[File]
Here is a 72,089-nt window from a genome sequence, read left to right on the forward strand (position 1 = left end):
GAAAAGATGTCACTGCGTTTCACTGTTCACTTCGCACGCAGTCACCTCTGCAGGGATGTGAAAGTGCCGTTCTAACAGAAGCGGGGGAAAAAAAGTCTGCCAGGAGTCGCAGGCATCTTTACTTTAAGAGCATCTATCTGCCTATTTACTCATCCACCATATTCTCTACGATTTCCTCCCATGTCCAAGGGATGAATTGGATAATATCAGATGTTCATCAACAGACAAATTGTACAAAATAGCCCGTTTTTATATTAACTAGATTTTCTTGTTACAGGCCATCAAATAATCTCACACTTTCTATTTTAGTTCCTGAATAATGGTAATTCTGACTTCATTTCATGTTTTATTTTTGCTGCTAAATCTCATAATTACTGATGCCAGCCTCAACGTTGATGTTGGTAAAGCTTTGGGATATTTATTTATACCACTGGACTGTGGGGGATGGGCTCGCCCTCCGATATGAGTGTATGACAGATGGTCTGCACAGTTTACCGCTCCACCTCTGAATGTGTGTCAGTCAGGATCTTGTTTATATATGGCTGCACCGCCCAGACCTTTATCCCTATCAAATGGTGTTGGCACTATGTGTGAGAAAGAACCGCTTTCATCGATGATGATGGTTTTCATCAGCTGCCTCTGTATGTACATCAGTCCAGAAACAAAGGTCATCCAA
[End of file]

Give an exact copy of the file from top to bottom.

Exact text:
Here is a 72,089-nt window from a genome sequence, read left to right on the forward strand (position 1 = left end):
GAAAAGATGTCACTGCGTTTCACTGTTCACTTCGCACGCAGTCACCTCTGCAGGGATGTGAAAGTGCCGTTCTAACAGAAGCGGGGGAAAAAAAGTCTGCCAGGAGTCGCAGGCATCTTTACTTTAAGAGCATCTATCTGCCTATTTACTCATCCACCATATTCTCTACGATTTCCTCCCATGTCCAAGGGATGAATTGGATAATATCAGATGTTCATCAACAGACAAATTGTACAAAATAGCCCGTTTTTATATTAACTAGATTTTCTTGTTACAGGCCATCAAATAATCTCACACTTTCTATTTTAGTTCCTGAATAATGGTAATTCTGACTTCATTTCATGTTTTATTTTTGCTGCTAAATCTCATAATTACTGATGCCAGCCTCAACGTTGATGTTGGTAAAGCTTTGGGATATTTATTTATACCACTGGACTGTGGGGGATGGGCTCGCCCTCCGATATGAGTGTATGACAGATGGTCTGCACAGTTTACCGCTCCACCTCTGAATGTGTGTCAGTCAGGATCTTGTTTATATATGGCTGCACCGCCCAGACCTTTATCCCTATCAAATGGTGTTGGCACTATGTGTGAGAAAGAACCGCTTTCATCGATGATGATGGTTTTCATCAGCTGCCTCTGTATGTACATCAGTCCAGAAACAAAGGTCATCCAA